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Why You May Be Struggling With Getting "Wet Enough"
Women's Health

Why You May Be Struggling With Getting "Wet Enough"

I love being a woman. I really do. I'm reminded of this, every time I read, research or revisit something about us that is so intricately designed that I can't help but smile. And yes, vaginal lubrication is on the list. Aside from the fact that it helps to make sexual intercourse so much more pleasurable (because the wetter we are, the less friction and/or pain that we feel), when the glands in our cervix and vaginal walls produce lubricant, it also helps to keep our genitalia from tearing or experiencing some other type of injury.


While it should go on record that on the wetness tip, there is cervical fluid (it's what switches up based on where we are on our cycles), vaginal sweat (which comes from the sweat glands) and white secretion (which is what many think comes out when we squirt), when it comes to actual lubrication and what we need to keep us "wet enough", it's cervical fluid — a fluid that's made up of carbohydrates, proteins, and amino acids — that's most essential. When this isn't flowing as consistently or as much as you're used to, it's usually a sign that one (or more) of the following seven things are happening. Are you ready to learn more about what those things actually are?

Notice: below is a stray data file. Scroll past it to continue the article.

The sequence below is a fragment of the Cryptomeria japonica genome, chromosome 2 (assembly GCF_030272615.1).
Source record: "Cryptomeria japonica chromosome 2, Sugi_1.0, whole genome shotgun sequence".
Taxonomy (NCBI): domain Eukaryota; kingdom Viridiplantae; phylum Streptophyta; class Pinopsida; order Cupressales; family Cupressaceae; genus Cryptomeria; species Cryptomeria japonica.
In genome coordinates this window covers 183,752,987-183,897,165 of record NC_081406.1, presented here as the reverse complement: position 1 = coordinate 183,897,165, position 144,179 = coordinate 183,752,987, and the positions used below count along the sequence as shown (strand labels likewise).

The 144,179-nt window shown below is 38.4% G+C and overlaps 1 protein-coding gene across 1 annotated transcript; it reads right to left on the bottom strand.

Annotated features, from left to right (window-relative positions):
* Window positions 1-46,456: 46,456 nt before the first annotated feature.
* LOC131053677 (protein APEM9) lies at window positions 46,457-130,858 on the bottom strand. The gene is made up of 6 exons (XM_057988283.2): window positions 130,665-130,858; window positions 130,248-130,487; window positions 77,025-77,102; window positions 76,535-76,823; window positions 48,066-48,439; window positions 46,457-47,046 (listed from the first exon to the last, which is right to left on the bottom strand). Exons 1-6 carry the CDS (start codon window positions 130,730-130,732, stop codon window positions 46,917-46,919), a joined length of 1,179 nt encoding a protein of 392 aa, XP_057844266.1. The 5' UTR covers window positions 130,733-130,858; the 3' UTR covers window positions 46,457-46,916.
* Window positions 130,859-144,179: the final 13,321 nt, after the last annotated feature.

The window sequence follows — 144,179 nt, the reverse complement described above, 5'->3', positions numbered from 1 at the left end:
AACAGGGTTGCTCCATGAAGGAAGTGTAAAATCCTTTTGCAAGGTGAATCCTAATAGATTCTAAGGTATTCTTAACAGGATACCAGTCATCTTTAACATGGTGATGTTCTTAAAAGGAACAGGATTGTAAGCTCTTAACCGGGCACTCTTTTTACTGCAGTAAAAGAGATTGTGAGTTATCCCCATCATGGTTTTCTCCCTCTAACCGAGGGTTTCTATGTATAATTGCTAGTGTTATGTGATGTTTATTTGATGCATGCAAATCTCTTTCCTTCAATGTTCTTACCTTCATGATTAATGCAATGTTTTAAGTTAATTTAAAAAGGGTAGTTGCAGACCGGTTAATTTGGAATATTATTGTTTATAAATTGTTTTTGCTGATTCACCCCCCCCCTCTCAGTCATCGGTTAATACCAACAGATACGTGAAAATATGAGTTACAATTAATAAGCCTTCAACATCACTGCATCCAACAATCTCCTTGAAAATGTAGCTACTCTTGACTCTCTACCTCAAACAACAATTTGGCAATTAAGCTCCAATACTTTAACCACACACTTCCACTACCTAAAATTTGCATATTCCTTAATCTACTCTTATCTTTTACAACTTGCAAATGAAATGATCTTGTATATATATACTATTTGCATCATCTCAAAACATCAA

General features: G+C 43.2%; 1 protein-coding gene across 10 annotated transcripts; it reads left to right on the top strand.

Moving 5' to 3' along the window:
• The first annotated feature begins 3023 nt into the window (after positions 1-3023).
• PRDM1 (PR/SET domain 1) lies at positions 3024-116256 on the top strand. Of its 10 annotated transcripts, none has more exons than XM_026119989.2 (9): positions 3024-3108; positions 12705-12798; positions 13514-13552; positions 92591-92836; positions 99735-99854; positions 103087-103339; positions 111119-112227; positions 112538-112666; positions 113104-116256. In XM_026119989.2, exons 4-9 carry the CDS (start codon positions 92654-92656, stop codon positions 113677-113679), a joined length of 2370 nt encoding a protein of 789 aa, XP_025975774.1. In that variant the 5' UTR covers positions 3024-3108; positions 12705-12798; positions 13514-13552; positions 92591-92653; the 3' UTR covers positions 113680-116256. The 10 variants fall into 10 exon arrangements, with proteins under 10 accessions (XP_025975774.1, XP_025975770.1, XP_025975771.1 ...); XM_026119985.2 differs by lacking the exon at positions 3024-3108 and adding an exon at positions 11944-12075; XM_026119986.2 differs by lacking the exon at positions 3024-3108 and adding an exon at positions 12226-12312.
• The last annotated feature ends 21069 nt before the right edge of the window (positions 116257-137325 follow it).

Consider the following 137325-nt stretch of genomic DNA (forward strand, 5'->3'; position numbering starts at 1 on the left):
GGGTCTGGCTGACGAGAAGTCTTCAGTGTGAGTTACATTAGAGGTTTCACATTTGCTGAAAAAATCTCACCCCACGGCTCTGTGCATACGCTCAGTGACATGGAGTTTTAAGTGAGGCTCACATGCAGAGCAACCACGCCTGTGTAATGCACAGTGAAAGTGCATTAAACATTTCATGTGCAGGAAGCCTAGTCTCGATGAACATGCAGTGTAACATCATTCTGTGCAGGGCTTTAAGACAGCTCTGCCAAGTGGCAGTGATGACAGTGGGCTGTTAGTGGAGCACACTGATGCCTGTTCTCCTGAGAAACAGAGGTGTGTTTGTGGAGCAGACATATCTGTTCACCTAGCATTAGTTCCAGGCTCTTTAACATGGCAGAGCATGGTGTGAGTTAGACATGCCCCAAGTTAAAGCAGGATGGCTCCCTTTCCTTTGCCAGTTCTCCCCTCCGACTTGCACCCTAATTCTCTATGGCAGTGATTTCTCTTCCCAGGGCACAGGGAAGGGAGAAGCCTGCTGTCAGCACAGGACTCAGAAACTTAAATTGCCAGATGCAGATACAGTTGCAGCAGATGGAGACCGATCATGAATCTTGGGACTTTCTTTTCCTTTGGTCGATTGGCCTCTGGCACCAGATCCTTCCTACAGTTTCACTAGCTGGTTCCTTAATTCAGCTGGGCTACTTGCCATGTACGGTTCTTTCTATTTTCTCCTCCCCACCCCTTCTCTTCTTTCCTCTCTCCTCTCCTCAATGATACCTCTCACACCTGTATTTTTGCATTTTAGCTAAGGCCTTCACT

1. Dehydration

I will be the first person to say that water is boring. The way I tend to describe it is, it's like drinking wet air. That doesn't change the fact that we all need it — every part of us too. For instance, did you know that one telling sign that you very well could be dehydrated is if your vagina isn't producing enough lubrication? This doesn't just mean your actual vagina (the internal canal that goes all the way up to your cervix) but your vulva (your labia which consists of your outer and inner lips) too. When that happens, it could lead to vaginal irritation which could eventually trigger a vaginal infection. So, if you can't remember the last time that you had 6-8 glasses of water in a day, let this be your inspiration. A wet vagina is a healthy vagina and water certainly helps to make it all possible.

2. Hormonal Imbalance

This point right here is a bit of a doozy because all kinds of things can play a role in your hormones being a bit off kilter including your period, pregnancy, perimenopause (the years that lead into menopause) and menopause itself. The reason why is because estrogen plays a really big role in how much lubrication your vagina produces. This means that when this particular hormone level is low, it can result in your walls feeling dry, thinning out or becoming inflamed.